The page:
Getting out with a family

Madden86

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Hello,
I am new to the forum and am at the start of my PEB in the navy. I have been in the navy for 10 years. I plan on being discharged but I am unsure of what type of rating I will receive from the VA. I will complete the remainder of my C&P exams today.

My wife has been stressing out due to the unknown. My wife is unemployed and We have 2 small children and plan on moving back home upon discharge. My question is will I be able to use my VA benefits to purchase a home? Has anyone else had a similar situation? I also plan on using my GI bill for school. I'm just looking for some sort of hope at this point. Any advice would be helpful, thank you for your time!
 

tony292

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what conditions are putting you out of the navy? what rank are you? if junior enlisted, then the DOD percentage may not be as high as the VA percentage. how much you will make has a lot of factors built in. Yes you will be able to use your VA home loan but you'll need a good credit score and income after the Navy to qualify for a mortgage. I would start networking in the town you plan to live now so that you may have some job prospects lined up. polish up your resume.
 

Madden86

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I'm getting out with anxiety nos, depression, ADD, GERD, tinnitus, subdural hematoma, and a fractured left arm on my claim. I have been in for 10 years and I am an e-5. I have to take medication daily for the anxiety/depression, ADD and GERD.
 

Camp P Marine

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Just an FYI waiting until you have your ratings could save you thousands for the VA home loan funding fee waiver.


You do not have to pay the fee if you are a:

  • Veteran receiving VA compensation for a service-connected disability, OR
  • Veteran who would be entitled to receive compensation for a service-connected disability if you did not receive retirement or active duty pay
http://www.benefits.va.gov/homeloans/purchaseco_loan_fee.asp
 

chaplaincharlie

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@Madden86

You can use your GI bill to get a house with an honorable discharge. The wait gets to most people on this board. Things have been moving quickly lately, so your timing is great. What do plan to study in school?
 

Madden86

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I want to go to school to be an IT. I have always been good with computers and very tech savvy. I didn't think they would accept the GI Bill as a source of income though for the VA loan.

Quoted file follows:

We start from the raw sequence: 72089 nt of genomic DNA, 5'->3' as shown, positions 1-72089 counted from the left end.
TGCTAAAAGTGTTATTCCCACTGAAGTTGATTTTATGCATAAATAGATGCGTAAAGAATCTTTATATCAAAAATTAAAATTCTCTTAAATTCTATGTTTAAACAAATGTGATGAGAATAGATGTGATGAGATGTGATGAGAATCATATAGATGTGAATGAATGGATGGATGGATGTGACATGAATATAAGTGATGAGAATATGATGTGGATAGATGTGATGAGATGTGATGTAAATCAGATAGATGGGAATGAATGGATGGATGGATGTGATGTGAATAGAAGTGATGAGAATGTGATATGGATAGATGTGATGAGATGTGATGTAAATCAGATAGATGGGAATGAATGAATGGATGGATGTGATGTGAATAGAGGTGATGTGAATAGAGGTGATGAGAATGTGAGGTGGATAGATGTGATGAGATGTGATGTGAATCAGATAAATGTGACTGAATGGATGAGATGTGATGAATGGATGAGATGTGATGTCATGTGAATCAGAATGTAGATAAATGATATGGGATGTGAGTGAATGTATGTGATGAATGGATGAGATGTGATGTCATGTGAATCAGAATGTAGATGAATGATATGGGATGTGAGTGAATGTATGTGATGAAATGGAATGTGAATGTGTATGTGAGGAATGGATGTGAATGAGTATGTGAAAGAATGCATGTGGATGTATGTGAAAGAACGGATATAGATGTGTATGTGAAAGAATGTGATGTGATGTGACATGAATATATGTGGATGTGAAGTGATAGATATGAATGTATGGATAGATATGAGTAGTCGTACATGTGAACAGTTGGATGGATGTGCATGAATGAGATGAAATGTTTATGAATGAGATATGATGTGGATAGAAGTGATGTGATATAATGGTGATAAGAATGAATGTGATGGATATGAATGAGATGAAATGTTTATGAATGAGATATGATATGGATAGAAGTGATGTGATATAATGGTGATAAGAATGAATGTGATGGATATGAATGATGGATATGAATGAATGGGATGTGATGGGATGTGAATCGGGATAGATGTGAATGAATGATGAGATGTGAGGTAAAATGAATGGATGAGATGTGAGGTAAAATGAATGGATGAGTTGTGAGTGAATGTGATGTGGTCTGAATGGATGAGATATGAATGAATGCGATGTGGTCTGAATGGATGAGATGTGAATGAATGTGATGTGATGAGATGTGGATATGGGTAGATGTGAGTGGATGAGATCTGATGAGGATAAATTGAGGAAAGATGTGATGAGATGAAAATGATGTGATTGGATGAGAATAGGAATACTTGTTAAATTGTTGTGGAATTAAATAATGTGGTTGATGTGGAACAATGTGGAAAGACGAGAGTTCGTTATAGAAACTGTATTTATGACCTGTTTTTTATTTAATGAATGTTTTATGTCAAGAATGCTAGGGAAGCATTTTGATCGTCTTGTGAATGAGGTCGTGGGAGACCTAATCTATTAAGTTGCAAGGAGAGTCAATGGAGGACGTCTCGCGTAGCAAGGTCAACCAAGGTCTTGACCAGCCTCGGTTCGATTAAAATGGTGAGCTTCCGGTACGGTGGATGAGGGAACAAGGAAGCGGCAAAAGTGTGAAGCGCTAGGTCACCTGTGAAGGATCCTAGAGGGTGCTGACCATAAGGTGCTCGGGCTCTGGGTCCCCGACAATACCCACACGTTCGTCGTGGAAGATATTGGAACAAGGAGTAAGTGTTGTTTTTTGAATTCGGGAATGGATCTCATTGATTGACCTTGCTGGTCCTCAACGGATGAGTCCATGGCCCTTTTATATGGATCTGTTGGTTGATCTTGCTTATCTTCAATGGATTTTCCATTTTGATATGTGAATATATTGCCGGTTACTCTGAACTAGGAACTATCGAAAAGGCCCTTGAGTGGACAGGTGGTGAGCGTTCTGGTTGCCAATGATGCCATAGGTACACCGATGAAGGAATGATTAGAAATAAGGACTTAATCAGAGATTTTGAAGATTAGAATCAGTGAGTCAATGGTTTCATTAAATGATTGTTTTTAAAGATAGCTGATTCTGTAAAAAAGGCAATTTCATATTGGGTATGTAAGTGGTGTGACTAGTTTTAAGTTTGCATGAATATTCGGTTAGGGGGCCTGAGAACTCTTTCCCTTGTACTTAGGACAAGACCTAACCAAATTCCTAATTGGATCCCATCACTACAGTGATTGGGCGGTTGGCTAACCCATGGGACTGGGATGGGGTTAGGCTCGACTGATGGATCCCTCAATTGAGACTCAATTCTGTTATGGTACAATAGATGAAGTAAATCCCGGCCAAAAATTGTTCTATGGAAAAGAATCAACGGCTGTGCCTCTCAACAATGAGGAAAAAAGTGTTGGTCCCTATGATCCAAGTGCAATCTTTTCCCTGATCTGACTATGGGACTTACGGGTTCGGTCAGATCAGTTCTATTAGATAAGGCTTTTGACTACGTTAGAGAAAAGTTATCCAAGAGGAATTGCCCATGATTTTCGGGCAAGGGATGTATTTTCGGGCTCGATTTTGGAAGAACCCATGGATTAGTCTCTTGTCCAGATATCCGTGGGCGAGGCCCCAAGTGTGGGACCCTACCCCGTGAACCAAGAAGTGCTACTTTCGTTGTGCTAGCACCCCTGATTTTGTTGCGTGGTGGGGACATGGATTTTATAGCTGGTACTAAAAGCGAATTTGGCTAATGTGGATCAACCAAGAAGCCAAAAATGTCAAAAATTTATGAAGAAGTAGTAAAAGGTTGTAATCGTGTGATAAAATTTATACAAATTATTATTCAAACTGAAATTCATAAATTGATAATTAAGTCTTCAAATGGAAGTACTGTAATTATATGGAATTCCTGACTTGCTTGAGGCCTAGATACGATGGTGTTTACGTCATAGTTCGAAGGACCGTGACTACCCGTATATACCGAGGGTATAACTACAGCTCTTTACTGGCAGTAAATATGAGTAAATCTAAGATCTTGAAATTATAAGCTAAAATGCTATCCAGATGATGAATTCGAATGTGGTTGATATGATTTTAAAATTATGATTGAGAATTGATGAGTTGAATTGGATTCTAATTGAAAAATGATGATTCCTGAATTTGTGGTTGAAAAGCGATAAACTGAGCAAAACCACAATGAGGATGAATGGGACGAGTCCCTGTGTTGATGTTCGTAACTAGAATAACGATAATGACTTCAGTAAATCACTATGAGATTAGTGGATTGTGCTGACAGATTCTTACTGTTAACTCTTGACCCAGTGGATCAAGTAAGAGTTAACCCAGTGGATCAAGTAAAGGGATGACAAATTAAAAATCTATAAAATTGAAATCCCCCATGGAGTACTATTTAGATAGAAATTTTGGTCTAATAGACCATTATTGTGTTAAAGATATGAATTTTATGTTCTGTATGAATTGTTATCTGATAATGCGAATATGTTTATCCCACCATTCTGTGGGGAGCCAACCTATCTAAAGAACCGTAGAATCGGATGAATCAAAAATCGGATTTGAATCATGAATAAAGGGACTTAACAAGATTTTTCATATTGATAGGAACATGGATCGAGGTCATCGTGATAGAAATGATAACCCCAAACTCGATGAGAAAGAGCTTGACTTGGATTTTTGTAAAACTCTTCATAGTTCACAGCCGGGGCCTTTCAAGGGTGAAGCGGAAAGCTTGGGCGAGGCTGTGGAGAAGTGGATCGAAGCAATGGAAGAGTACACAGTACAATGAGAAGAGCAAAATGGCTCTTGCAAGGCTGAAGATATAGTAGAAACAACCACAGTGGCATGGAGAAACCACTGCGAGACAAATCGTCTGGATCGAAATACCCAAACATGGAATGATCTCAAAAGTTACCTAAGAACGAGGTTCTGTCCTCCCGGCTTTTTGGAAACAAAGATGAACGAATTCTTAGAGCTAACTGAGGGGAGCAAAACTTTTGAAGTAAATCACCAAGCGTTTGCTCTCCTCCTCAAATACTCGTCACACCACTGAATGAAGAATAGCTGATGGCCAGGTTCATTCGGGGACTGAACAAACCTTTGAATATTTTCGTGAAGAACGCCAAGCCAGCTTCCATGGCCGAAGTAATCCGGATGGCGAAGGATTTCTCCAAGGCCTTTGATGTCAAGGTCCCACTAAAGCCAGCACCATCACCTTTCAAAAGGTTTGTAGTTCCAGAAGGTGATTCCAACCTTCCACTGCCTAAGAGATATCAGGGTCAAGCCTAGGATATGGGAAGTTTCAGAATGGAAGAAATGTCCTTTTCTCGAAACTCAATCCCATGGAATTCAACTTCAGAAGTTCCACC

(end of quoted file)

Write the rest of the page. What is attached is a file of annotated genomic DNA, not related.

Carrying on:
scoutCC

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It will depend on the bank, or more specifically the underwriting. Some will treat income as income, they don't care that much about the source. Some will care about how well established the income is and how long it will remain in effect, that sort of thing. It may take a little bit of bank shopping. The VA itself imposes no rules about what sorts of incomes will work that I know of.
 

brokenwings

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what conditions are putting you out of the navy? what rank are you? if junior enlisted, then the DOD percentage may not be as high as the VA percentage. how much you will make has a lot of factors built in. Yes you will be able to use your VA home loan but you'll need a good credit score and income after the Navy to qualify for a mortgage. I would start networking in the town you plan to live now so that you may have some job prospects lined up. polish up your resume.
If you have served for atleast 10yrs and still a junior enlisted because the JOB isn't as fancy as the others to get you promotion, why does the rating have to be base on that? I believed what you are saying though as I have seen it a lot happening to many but wasn't the rating supposed to be based on our Medical conditions and atleast for how long we all equally make the sacrifice to serve regardless of rank??
 

chaplaincharlie

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@Madden86

Congratulations on choosing a career field with lots of opportunities. There are several certifications that are crucial to getting into the IT arena.

I suspect that getting financing with only VA benefits would be a challenge, but would imagine that those benefits would be considered by the underwriters. A lot depends on how much you want to finance, how much you are paying down, ....

Best wishes as you transition.